The DistRogue

Saturday, April 19, 2008

Intrepid Ibex

I don't think I need to explain the title. It's been officially announced here, and it's on the Ubuntu Wiki.
So what's an ibex?
An ibex, commonly called by its French name: bouquetin also called Steinbock in German, is a type of wild mountain goat with large recurved horns that are transversely ridged in front. Ibex are found in Eurasia, North Africa, and East Africa. The name ibex comes from Latin, borrowed from Iberian or Aquitanian, akin to Old Spanish bezerro "bull", modern Spanish becerro "yearling". Ranging in height from 27 to 43 inches and weighing 200 to 270 pounds (90 to 120 kg), the ibex can live 20 years.
20 years, but don't expect 8.10 to be an LTS release...
During the 8.10 cycle we will be venturing into interesting new territory
The release after an LTS release (or 3 releases before one) is usually an unstable one (4.10, 6.10, 8.10, and probably 10.10), as the developers find new technology to incorporate and wait for it to mature over the next 2 releases. Expect 8.10 to have KDE 4, among other interesting stuff, maybe even Avant. But it's not going to be stable- remember all the horror stories of people who couldn't upgrade to Edgy? Don't let it drive you away from Linux, though, if you're really interested in testing Intrepid, just keep an eye on Slashdot and be ready for the worst. Let's hope the Ubuntu devs learned a lesson from Edgy (and they probably have).


Wednesday, April 09, 2008

So Long, And Thanks For All The Fish!

After over a year and a half, several articles featured on Tuxmachines, and over 100000 hits, I may have to shut down the Distrogue. There are several reasons. First off, as you may have guessed from my hiatus, I've stopped reviewing distros. There's something wrong with my partitioning layout that's preventing GParted from seeing any partitions at all. Seeing as Fedora, Ubuntu, and Gentoo all use GParted for disk partitioning, and they're far from the only ones, this is preventing me from installing most distros. In addition, I'm running out of blank CDs and I can't find any that will boot from my computer's disk drive. My 1G USB key also refuses to boot. This leaves me stranded on PCLinuxOS (which runs into a kernel panic every time I try to boot it, no matter what my GRUB setup is) and MEPIS. Great. But there's a chance of fixing my partitioning problem (maybe having to back everything up and clear all the partitions) and finding some working media. Until then...
From MEPIS 7.0,
The Distrogue.

  • I now have a less limited supply of blank CDs.
  • I may buy an 8GB USB key in the near future.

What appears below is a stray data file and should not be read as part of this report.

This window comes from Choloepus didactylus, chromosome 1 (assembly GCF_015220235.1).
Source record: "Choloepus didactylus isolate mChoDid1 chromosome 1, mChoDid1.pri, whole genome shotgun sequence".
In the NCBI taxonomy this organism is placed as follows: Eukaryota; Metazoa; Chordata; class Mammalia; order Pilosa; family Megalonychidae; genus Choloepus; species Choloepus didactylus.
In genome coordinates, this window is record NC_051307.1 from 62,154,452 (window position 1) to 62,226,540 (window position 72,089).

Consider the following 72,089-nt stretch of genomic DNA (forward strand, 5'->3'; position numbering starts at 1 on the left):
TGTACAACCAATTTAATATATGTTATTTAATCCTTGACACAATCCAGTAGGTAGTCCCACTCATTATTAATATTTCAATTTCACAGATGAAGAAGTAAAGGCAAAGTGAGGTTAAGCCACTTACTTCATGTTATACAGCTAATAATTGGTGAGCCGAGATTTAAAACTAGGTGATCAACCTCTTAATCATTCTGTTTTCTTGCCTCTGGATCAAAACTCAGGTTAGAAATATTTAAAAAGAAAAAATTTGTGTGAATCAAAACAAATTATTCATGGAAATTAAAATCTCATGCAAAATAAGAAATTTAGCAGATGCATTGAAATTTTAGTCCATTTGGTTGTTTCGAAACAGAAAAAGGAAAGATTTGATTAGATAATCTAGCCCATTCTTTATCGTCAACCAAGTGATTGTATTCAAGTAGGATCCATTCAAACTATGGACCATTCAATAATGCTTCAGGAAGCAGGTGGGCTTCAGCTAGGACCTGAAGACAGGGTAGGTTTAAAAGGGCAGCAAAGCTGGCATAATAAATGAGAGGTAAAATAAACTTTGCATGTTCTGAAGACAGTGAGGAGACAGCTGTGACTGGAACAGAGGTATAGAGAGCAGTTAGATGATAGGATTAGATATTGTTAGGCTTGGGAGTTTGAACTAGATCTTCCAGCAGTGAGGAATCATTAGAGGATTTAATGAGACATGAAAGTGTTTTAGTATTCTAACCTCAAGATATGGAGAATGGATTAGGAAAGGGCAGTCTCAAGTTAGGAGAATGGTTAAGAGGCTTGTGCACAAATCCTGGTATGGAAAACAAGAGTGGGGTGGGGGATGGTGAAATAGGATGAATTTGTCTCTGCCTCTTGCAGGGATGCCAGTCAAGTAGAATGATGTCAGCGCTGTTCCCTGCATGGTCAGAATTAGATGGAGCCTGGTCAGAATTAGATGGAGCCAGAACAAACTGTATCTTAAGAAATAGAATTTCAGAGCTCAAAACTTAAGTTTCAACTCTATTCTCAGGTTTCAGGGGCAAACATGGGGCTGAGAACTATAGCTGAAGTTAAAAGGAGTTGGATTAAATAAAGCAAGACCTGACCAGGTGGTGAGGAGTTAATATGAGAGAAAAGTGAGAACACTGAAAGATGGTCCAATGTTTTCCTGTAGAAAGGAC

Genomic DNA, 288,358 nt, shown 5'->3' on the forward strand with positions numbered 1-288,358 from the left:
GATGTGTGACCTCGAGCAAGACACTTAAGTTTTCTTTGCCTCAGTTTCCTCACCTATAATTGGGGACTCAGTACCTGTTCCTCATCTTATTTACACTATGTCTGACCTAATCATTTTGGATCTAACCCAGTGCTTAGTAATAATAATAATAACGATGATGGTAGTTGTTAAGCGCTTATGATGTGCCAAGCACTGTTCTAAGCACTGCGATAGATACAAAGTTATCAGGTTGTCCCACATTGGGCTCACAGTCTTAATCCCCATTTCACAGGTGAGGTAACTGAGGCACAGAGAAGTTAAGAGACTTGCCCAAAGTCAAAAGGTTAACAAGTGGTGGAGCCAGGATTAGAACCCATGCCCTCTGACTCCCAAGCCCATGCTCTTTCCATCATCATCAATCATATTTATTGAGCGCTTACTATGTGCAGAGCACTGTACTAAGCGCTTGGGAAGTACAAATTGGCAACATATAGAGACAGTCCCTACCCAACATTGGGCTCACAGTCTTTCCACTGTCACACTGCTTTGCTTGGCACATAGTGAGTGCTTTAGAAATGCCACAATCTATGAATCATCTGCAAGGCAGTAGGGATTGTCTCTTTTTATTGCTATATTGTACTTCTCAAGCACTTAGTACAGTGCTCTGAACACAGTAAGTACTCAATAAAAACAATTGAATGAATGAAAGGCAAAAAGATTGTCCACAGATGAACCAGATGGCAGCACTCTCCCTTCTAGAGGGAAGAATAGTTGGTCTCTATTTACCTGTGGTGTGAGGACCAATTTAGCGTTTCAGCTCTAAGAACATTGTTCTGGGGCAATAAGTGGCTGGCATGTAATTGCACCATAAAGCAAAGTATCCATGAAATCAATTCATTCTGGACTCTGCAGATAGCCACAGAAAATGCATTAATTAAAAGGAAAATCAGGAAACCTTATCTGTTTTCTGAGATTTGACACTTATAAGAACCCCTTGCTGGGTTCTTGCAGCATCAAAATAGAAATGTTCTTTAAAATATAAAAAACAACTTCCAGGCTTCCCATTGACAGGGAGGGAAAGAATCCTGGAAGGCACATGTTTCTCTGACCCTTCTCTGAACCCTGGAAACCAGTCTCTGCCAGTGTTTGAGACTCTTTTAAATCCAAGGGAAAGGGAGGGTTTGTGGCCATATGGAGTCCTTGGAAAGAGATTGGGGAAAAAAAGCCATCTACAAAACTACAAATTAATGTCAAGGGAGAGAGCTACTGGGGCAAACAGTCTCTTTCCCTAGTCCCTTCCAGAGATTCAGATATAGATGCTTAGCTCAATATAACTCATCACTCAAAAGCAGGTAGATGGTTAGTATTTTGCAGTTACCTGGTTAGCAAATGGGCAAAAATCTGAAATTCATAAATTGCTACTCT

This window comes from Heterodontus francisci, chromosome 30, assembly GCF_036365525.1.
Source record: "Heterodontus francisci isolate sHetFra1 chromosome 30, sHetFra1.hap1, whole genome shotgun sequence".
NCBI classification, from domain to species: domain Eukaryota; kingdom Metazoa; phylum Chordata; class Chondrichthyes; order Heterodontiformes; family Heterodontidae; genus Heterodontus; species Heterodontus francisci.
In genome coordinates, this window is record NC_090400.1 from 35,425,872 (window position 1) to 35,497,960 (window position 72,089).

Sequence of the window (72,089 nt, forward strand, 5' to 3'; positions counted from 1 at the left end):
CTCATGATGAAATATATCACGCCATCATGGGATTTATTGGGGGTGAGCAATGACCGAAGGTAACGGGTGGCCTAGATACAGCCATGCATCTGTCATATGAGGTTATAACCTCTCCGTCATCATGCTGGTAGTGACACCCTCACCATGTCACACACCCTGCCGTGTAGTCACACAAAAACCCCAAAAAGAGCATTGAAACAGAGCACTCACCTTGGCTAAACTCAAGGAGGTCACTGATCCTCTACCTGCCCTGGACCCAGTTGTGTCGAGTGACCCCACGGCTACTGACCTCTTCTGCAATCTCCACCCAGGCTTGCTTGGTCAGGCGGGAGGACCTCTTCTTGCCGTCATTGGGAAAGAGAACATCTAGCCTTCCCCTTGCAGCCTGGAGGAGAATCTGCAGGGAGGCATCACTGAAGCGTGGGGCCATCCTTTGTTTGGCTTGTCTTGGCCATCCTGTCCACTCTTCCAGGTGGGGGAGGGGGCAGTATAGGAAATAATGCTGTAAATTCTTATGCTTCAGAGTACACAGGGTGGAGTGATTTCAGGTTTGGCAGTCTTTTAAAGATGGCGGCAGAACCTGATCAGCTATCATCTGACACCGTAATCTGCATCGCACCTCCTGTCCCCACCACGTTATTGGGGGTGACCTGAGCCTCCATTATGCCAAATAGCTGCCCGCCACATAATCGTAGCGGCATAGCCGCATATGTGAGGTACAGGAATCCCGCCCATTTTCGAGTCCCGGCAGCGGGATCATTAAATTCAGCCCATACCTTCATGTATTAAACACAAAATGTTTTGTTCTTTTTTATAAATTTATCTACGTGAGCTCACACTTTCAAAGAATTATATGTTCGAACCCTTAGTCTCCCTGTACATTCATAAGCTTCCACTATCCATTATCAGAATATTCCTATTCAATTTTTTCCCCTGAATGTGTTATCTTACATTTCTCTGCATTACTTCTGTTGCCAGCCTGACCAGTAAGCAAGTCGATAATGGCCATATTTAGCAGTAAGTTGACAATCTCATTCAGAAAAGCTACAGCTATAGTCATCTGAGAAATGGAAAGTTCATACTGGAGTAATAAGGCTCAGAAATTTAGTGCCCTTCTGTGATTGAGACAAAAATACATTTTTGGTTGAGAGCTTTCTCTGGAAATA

• Thanks to testdisk, the partitioning problem is gone and I can (and have) installed other distributions.
  • A visual redesign is coming soon, but you'll need Firefox 3 (Safari and Epiphany work too) in order for it not to look ugly because it uses a fair amount of CSS3-only features.
Thanks for your patience.
From Ubuntu 8.04,
The Distrogue.

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Friday, April 04, 2008

Why I Really Hate Linux: Substitute Applications

On Windows, most people manage their music libraries via iTunes, the nice, user-friendly music manager that everyone knows about. But here on Linux, we're expected to use some program called Amarok that nobody's heard of. And it sucks. I mean, here are the features:

Tag DatabaseNoYes
Lyrics LookupNoYes
Artist Info LookupNoYes
MP3 Player ManagementiPod OnlyYes
Album Artwork ManagementYesYes
CollectionNoYes RadioNoYes
Music StoreYesMagnatune Only
Plug-in SupportMac Only (via Applescript)Yes

Kidding aside (I know I'm 3 days late), Amarok seriously does have all these features. In addition, I'm running 4 scripts (911tabs, Tag Clouds, BPM Calc, and amaKode), and it still takes up less RAM than iTunes did on Windows. Plus, it has support for dynamic and static playlists like iTunes, along with a tagging system. Everything in it is very tightly integrated, as well. With version 2 (to go with KDE 4), they're going cross-platform, releasing an official Windows port.
Someone said that Amarok's iPod management is better than iTunes's. Not true. Whenever you add a song to an iPod Shuffle in Amarok, for instance, it's appended to the end of the playlist. Even if you drop it into a certain place, it will always be on the end. Maybe I'm just bitter about this because I use a Shuffle, but it's annoying enough to make me use GTKPod instead. On the other hand, Amarok can be used to submit plays from your iPod directly to, which iTunes can't.
The context browser on the left-hand side is also undeniably cool. It has tabs for an online lyrics search, song/artist/album information via MusicBrainz, and Wikipedia-based song/artist/album lookup. Through MusicBrainz, it can even guess the ID3 tags for songs you don't know.

A word on the music store: Amarok has built-in support for the Magnatune Music Store, which sells DRM-free MP3, FLAC, or OGG files, which you can re-download later if you delete them. You can pay $5 or more per album, depending on what you feel like giving them- $5 if you're a cheapskate, $10 or more if you feel generous. Of course, there's a catch- they have a *tiny* catalog. Still, there's something for everyone- I found a great album by a metal band called Utopia Banished and paid $10 for it after hearing the full-length previews.

Of course, if you want more, there's always's music store, which has its own Linux client and also sells DRM-free files.
Thanks to features like tags (which can be assigned to songs), collection browsing, auto-tagging, and an automatic track-scoring system, Amarok is ideal for people with huge music collections. Windows users, when Amarok 2 comes out, try it. You probably won't ditch iTunes, but you might end up not using it for anything other than buying music, if even that.
From SimplyMEPIS 7.0,
The Distrogue.

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